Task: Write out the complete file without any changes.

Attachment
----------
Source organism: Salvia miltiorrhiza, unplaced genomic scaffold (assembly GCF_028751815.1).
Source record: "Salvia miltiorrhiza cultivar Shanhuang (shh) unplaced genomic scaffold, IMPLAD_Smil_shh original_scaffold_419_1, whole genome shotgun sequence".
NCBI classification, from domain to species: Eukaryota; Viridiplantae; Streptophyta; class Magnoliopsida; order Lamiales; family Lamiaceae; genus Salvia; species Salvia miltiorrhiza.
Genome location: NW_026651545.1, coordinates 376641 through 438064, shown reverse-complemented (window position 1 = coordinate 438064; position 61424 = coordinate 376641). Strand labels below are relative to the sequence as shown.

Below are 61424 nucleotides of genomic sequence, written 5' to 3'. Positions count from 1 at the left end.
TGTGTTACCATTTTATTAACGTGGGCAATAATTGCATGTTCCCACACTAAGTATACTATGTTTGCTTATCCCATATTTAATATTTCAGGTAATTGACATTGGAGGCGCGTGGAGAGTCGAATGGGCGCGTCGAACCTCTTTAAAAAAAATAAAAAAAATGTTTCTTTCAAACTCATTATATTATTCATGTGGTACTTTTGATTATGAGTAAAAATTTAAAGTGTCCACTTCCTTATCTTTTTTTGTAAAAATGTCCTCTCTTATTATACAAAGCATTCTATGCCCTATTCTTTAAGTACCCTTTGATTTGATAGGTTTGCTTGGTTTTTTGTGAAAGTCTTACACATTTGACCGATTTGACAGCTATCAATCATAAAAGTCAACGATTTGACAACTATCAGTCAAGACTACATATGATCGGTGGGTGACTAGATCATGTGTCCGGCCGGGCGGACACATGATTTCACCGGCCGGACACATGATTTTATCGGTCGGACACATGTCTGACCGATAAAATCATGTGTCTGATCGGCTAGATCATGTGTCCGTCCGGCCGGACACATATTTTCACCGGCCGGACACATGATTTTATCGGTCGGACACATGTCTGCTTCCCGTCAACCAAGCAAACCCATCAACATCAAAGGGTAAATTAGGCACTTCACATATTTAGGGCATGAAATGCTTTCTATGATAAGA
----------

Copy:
Source organism: Salvia miltiorrhiza, unplaced genomic scaffold (assembly GCF_028751815.1).
Source record: "Salvia miltiorrhiza cultivar Shanhuang (shh) unplaced genomic scaffold, IMPLAD_Smil_shh original_scaffold_419_1, whole genome shotgun sequence".
NCBI classification, from domain to species: Eukaryota; Viridiplantae; Streptophyta; class Magnoliopsida; order Lamiales; family Lamiaceae; genus Salvia; species Salvia miltiorrhiza.
Genome location: NW_026651545.1, coordinates 376641 through 438064, shown reverse-complemented (window position 1 = coordinate 438064; position 61424 = coordinate 376641). Strand labels below are relative to the sequence as shown.

Below are 61424 nucleotides of genomic sequence, written 5' to 3'. Positions count from 1 at the left end.
TGTGTTACCATTTTATTAACGTGGGCAATAATTGCATGTTCCCACACTAAGTATACTATGTTTGCTTATCCCATATTTAATATTTCAGGTAATTGACATTGGAGGCGCGTGGAGAGTCGAATGGGCGCGTCGAACCTCTTTAAAAAAAATAAAAAAAATGTTTCTTTCAAACTCATTATATTATTCATGTGGTACTTTTGATTATGAGTAAAAATTTAAAGTGTCCACTTCCTTATCTTTTTTTGTAAAAATGTCCTCTCTTATTATACAAAGCATTCTATGCCCTATTCTTTAAGTACCCTTTGATTTGATAGGTTTGCTTGGTTTTTTGTGAAAGTCTTACACATTTGACCGATTTGACAGCTATCAATCATAAAAGTCAACGATTTGACAACTATCAGTCAAGACTACATATGATCGGTGGGTGACTAGATCATGTGTCCGGCCGGGCGGACACATGATTTCACCGGCCGGACACATGATTTTATCGGTCGGACACATGTCTGACCGATAAAATCATGTGTCTGATCGGCTAGATCATGTGTCCGTCCGGCCGGACACATATTTTCACCGGCCGGACACATGATTTTATCGGTCGGACACATGTCTGCTTCCCGTCAACCAAGCAAACCCATCAACATCAAAGGGTAAATTAGGCACTTCACATATTTAGGGCATGAAATGCTTTCTATGATAAGA